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Chester County Press

Editorial: Chester County: Forever Republican?

11/01/2016 01:14PM ● By Richard Gaw
According to the FiveThirtyEight election forecast website this week, Hillary Clinton has an 83.7 percent chance of winning the Commonwealth of Pennsylvania in the presidential election. In a statewide Franklin & Marshall College Poll taken recently, Clinton led Republican candidate Donald Trump by seven percentage points in Pennsylvania, and Democratic Senate challenger Katie McGinty led incumbent Republican Pat Toomey by five percentage points.
You would never know it by driving around a large portion of Chester County.
Whether they are placed there by Republican Committee of Chester County volunteers or by residents, the quantity of Trump-Pence signs far outnumber those of Clinton-Kaine. Many Trump signs are printed in the design of the campaign's colors, some are hand-painted and nailed onto the sides of barns, while others seem to have been crafted haphazardly and stuck in the ground at the end of driveways, and for many reasons. They are accusing Clinton of sabotaging what they feel is a "rigged election." They call her a criminal for her role, as former Secretary of State, in the deaths of four Americans in Benghazi, Libya. They believe that she should be sent to jail for violating common edicts that dictate private information by sending classified information on a private email server.
No matter how these signs were constructed, they serve as the foghorn blast of anti-Clinton sentiment in a county that has historically been the most conservative county on the eastern side of Pennsylvania...or are these signs merely a reflection of how things roll here?
The truth is in the numbers: Of the 516,000 residents in Chester County, 338,000 are registered voters, and among them, almost 45 percent of them are registered as Republicans, while 38 percent are registered as Democrats.*
The proof is also in its recent history. In the contentious 2000 election, George W. Bush won by ten percentage points in Chester County, and beat John Kerry four years later by 4.5 percent, becoming the only suburban Philadelphia county that Bush carried in 2004. The county sided with Barack Obama in his 2008 election -- the first Democratic presidential candidate it supported since Lyndon Johnson in 1964. In the 2012 presidential election, the county narrowly swung back, as Republican candidate Mitt Romney drew a little more than one thousand votes more than Obama. 
The proof is also in its governance. In the U.S. House of Representatives, Ryan Costello, Pat Meehan and Joe Pitts are all Republicans. All nine seats in the State House of Representatives are held by Republicans, and Andy Dinnaman is the lone Democrat representing the county in the State Senate. Closer to home, every prominent county official -- save for County Commissioner Kathi Cozzone -- is a Republican.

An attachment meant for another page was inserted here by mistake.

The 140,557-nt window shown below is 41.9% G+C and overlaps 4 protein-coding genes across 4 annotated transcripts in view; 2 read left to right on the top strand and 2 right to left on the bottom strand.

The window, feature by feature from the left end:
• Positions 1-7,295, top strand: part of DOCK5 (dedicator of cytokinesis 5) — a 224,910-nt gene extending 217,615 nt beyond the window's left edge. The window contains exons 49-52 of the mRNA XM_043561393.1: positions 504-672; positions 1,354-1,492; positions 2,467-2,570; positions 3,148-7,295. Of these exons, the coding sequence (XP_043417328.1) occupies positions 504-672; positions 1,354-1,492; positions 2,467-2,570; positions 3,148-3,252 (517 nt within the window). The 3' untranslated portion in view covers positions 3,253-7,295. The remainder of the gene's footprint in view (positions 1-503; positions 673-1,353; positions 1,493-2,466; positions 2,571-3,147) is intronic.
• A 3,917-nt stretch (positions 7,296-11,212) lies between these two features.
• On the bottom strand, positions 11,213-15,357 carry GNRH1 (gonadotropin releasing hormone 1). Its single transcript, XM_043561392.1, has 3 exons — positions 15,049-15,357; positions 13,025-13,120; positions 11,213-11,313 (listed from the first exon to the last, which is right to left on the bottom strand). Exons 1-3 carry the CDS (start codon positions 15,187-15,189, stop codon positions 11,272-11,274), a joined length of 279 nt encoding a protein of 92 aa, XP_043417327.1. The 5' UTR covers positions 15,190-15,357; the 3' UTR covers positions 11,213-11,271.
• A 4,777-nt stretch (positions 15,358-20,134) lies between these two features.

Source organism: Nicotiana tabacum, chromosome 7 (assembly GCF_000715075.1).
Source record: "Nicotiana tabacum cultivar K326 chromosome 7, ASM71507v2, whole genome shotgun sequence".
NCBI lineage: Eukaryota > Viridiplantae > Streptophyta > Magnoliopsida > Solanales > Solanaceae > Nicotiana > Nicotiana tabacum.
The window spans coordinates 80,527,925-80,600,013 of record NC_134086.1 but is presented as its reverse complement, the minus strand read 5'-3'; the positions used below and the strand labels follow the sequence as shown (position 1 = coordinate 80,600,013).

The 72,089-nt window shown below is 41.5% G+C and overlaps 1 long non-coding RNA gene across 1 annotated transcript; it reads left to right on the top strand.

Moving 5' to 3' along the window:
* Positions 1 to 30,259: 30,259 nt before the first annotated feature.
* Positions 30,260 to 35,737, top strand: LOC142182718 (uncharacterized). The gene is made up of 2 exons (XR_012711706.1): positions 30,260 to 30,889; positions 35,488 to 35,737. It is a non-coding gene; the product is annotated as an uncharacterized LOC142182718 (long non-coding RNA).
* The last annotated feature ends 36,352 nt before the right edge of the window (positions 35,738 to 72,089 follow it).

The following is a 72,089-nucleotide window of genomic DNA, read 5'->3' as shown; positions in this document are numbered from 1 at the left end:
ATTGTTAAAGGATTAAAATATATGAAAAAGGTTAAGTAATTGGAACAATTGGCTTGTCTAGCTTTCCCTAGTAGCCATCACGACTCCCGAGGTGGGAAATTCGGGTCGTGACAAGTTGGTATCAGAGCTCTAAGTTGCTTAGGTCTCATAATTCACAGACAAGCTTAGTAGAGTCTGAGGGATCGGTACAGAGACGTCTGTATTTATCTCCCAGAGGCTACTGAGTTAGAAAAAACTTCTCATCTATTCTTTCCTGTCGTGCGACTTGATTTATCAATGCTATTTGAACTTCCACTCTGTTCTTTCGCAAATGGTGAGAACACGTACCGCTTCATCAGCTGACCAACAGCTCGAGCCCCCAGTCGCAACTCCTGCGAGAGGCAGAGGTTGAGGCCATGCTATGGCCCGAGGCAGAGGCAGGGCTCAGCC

Yet, as we approach the 2016 presidential election next week, there is the question of whether all of those Trump-Pence signs throughout Chester County are well-placed predictors, or merely blowing in the wind of a shifting sentiment.
A few weeks ago, "Saturday Night Live" veterans Tina Fey and Jimmy Fallon portrayed two undecided women voters from the Philadelphia suburbs. While their skit poked fun at the two candidates, it also hit hard. The demographic is not just an invention, it's real, and it puts a highly-educated constituency who has the highest income of any county in Pennsylvania in the center ring of who Trump most needs to win on Nov. 8.
The proof is in the behavior. A recent poll found that Clinton was leading Trump by 28 percentage points in the four suburban counties surrounding Philadelphia, and of those questioned, 68 percent of likely voters—including 76 percent of women—said that they were offended by his recent derogatory and inflammatory remarks about women, exacerbated by the lengthy list of women who have accused the businessman and entertainer of sexually assaulting them. The candidate's controversial remarks against Muslims, military veterans, immigrants and Mexicans have only contributed to those shrinking numbers.
In short, Chester County is proof that the allegiances are shifting, and for reasons having little to do with politics.
And yet, less than one week from Election Day, those Trump-Pence signs on the back roads of Chester County are still in the ground and on the sides of barns. In the soon-to-be  aftermath of a dispiriting campaign for the presidency, they may be there for a long time. Whether they serve to represent the stronghold that the Republican Party has had on Chester County, or whether they are the last vestiges of an unrelenting anti-Clinton backlash here that refuses to bend, the ultimate proof of their impact—and their sentiment—will be in the results.

* as of Nov. 2013




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